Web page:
DAYTIME DRINKING (2008)
A charming and hilarious low-budget indie flick, as a lovelorn young man embarks on a disastrous seaside break filled with insobriety and loneliness
Daytime Drinking is the low-budget debut most aspiring filmmakers dream of making. A superb script and understated performances combine to deliver a charming and humorous take on what a broken heart and too much soju can create.
The film taps into the very Korean psyche around the impact of drink, something so intrinsic to life in Korea, with various characters joining our lead to let the booze flow. Indeed, despite his best efforts, it become almost impossible to stop having drinks forced into his hand.
Notions of sociability and polite interactions, also important to Korea, are unpacked as new characters are introduced over the next bottle of soju (one version of the DVD edition even has Director Noh Young-seok explaining various Korean drinking traditions).
Hyeok-jin (Song Sam-dong) has just broken-up with his girlfriend and is drowning his sorrows with his friends. In a piece of drunken over-excitement, his friends persuade him to head out of town tomorrow and spend time together at a guest house of an acquaintance.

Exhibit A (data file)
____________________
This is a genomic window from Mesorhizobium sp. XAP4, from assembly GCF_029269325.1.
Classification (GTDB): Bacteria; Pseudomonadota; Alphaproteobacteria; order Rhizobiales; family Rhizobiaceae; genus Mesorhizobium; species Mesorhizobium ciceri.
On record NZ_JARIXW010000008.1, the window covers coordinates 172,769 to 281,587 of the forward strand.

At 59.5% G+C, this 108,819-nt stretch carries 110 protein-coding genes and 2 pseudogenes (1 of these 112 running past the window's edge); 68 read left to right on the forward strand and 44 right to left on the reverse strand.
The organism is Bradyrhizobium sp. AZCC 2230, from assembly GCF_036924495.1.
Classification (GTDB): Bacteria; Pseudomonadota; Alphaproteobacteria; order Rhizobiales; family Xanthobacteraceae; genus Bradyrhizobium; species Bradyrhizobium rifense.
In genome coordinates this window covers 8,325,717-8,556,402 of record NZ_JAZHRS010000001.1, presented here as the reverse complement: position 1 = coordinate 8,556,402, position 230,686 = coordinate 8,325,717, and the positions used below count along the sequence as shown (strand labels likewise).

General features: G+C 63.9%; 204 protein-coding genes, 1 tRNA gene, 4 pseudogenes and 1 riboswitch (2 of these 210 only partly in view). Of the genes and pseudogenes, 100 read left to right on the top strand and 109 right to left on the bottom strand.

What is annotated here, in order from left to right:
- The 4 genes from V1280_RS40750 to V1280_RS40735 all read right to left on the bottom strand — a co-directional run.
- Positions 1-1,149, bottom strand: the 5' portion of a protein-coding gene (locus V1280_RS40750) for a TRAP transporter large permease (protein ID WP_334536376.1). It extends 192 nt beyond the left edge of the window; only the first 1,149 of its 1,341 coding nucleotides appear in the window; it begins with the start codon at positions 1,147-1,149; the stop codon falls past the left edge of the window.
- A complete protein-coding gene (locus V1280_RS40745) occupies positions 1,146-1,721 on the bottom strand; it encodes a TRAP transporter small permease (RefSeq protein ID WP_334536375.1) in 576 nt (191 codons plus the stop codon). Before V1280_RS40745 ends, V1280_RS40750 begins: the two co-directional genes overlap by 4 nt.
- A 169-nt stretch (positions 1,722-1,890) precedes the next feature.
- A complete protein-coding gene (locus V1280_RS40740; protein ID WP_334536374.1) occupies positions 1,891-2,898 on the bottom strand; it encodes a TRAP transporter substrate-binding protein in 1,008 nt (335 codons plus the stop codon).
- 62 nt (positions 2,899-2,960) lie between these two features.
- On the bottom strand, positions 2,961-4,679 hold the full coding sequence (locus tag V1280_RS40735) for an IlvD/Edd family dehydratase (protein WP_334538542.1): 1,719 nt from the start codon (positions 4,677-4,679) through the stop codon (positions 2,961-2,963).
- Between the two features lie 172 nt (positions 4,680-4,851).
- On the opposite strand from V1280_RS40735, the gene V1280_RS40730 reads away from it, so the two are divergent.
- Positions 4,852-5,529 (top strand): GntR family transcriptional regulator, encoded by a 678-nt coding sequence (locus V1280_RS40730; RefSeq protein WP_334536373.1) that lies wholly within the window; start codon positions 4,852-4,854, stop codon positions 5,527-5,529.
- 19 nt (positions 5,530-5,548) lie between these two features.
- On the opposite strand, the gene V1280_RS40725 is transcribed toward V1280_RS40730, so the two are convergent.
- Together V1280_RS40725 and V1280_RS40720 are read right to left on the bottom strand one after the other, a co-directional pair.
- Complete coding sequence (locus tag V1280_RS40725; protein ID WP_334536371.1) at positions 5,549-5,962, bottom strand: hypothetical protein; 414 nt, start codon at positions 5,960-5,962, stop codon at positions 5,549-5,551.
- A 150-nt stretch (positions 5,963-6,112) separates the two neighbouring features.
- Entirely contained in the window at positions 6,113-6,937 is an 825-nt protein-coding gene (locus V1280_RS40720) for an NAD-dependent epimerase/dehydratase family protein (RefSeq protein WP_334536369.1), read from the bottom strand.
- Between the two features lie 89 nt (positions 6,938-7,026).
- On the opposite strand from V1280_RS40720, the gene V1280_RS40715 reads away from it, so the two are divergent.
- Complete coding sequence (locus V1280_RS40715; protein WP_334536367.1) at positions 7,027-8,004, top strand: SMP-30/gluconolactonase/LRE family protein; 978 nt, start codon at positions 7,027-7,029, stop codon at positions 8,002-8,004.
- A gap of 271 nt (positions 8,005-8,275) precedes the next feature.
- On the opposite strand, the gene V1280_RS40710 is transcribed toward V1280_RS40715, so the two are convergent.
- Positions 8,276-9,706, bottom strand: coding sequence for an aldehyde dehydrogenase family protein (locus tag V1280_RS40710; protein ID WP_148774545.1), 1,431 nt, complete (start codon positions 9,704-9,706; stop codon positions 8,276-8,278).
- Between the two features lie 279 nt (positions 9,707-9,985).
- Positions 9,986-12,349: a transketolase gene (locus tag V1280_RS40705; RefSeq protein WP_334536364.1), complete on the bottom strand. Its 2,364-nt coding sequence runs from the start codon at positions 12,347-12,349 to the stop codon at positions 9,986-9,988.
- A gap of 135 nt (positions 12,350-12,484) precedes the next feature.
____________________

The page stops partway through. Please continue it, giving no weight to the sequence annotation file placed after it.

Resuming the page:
He heads there in the morning, but when he calls his friends they are just waking with hangovers that put them off the trip. However, his friend Ki-sang (Yook Sang-yeob) assures him he will follow soon.
This rural location is no bustling tourist spot though and Hyeok-jin is left looking for the guest house and wandering along a freezing beach in the winter. Despite Ki-sang’s continued promises, Hyeok-jin’s trip is extended as a solo one, leaving him at the mercy of a band strange locals.
The first aspect that emanates from Daytime Drinking is that the script is so superb you soon forget about the film’s humble budget. This feeling is also aided by some creative direction and natural performances.
It is also genuinely funny throughout, combining smart lines and observations, with physical elements such as a trouser-less Hyeok-jin begging for a ride on a snow-caked mountain road. However, most frequently the humour is as a dry as the beach’s sand, interwoven with the continuing narrative.
You need only an elementary understanding of Korea’s drinking culture to understand the satire of the film, one that matches the drinking approaches of various other locations around the world.
Despite Hyeok-jin being a relentless pushover, there is still vast relatability to his fate. Like a story a friend would chronicle in the bar to a pack of giggling listeners, one you regularly egg them on to retell once again.
It also manages to evoke a feeling that will be familiar to anyone that has even drunk too much on a trip away. That feeling of shivering through a hangover while your bed at home has never seemed more appealing.
The film itself is deeply watchable whether you are pouring the soju or recovering from its effects. Funny, charming and a telling slice of Korean culture, it is a hidden gem everyone should discover.